COVID-19 Update: Estate Planning Checklist for Uncertain Times

COVID-19 Update: Estate Planning Checklist for Uncertain Times

April 30, 2020

In these unprecedented times we find ourselves, when nothing seems within our control, and very little is going “according to plan,” we want our friends and clients to know that there are things they can do to bring some small measure of peace and certainty to their lives. Planning for the future – especially for the unexpected – is one critical way to bring peace of mind.

We understand that addressing these issues can be difficult. Nevertheless, in the midst of all that is happening in the world, we want to highlight the importance of having your affairs in order, including a well-constructed, thoughtful estate plan. We respectfully suggest that you consider the following documents as part of a comprehensive estate plan:

  • Advance Directive for Health Care
  • Power of Attorney
  • Last Will and Testament

Advance Directive for Health Care

We are receiving many calls recently inquiring about Advance Directives for Health Care. First, in this document, the principal appoints a health care representative, who is authorized to discuss the individual’s medical care with medical providers, and to make medical decisions in consultation with those doctors, if the patient is unable to communicate. Second, the Advance Directive contains a living will. This part of the document provides guidance and directions regarding end of life care. (Advance Directives are NOT Do Not Resuscitate “DNR” orders.  A DNR order is written by a doctor after speaking with the patient. The order provides that CPR should not be instituted if the patient suffers a cardiac event or stops breathing.) Further, Advance Directives written by our firm typically include specific authorization for the health care representative to sign a Practitioner Order for Life Sustaining Treatment (“POLST”) on the patient’s behalf. This is a document that is signed by individuals (or their health care representative) when they are facing a terminal diagnosis or otherwise at risk for a life threatening incident. The POLST form provides very specific instructions about the medical care and procedures, including resuscitation and artificial feeding and fluids that should be initiated or withheld if death is imminent. The Advance Directive provides individuals with a means to make decisions about their health care before there is a medical emergency.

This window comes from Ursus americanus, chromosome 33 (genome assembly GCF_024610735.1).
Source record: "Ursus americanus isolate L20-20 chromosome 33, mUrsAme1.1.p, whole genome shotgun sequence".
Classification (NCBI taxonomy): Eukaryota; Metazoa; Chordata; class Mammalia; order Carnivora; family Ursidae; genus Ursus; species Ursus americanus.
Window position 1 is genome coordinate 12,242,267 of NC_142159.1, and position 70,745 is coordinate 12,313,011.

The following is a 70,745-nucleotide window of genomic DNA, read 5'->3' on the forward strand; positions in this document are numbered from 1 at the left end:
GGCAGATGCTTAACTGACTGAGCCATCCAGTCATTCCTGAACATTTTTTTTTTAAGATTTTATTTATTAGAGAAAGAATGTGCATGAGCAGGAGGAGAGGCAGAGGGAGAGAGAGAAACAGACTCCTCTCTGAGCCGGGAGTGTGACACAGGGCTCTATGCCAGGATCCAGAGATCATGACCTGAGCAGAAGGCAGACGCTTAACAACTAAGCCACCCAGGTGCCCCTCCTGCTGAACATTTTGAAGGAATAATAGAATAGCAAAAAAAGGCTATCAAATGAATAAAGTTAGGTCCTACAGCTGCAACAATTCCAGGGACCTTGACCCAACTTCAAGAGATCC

Power of Attorney

The second document you should consider as part of your estate plan is the Power of Attorney. By signing a Power of Attorney document, you appoint someone as your Agent in financial, business and legal matters. The document may be drafted to be effective immediately upon signing or upon a disability or incapacity.

Last Will and Testament

Finally, every adult, no matter what stage in life, should execute a Last Will and Testament. In a Will, you provide who will receive your assets after your death, who will be guardian of your minor children, and trustee of any money and property left to those children and who will handle the other affairs of your estate.   Without a Will, state law will dictate how your assets are divided upon your death and who will be responsible for settling your affairs. Absent a validly executed Will, the individual appointed to settle your estate (called an Administrator) will likely be required to post a bond. 

What Can I Do Now?

Our priorities have all shifted in the face of the current pandemic. Things that we thought we couldn’t live without, we quickly realized were actually quite dispensable. Each of us had an endless to-do list; we worked each minute to get things done. That is not the case any longer. We have very little control over what is happening outside our homes at the moment. We’ve been reminded over these past weeks that what is important is found within the walls of our homes: our loved ones and our health. Getting your affairs in order, to provide peace of mind to yourself and your loved ones should now be, perhaps more than ever, at the top of the list of things to check off. 

The health crisis should not hold you back from creating your estate plan. In fact, it should encourage you to move ahead with all expediency.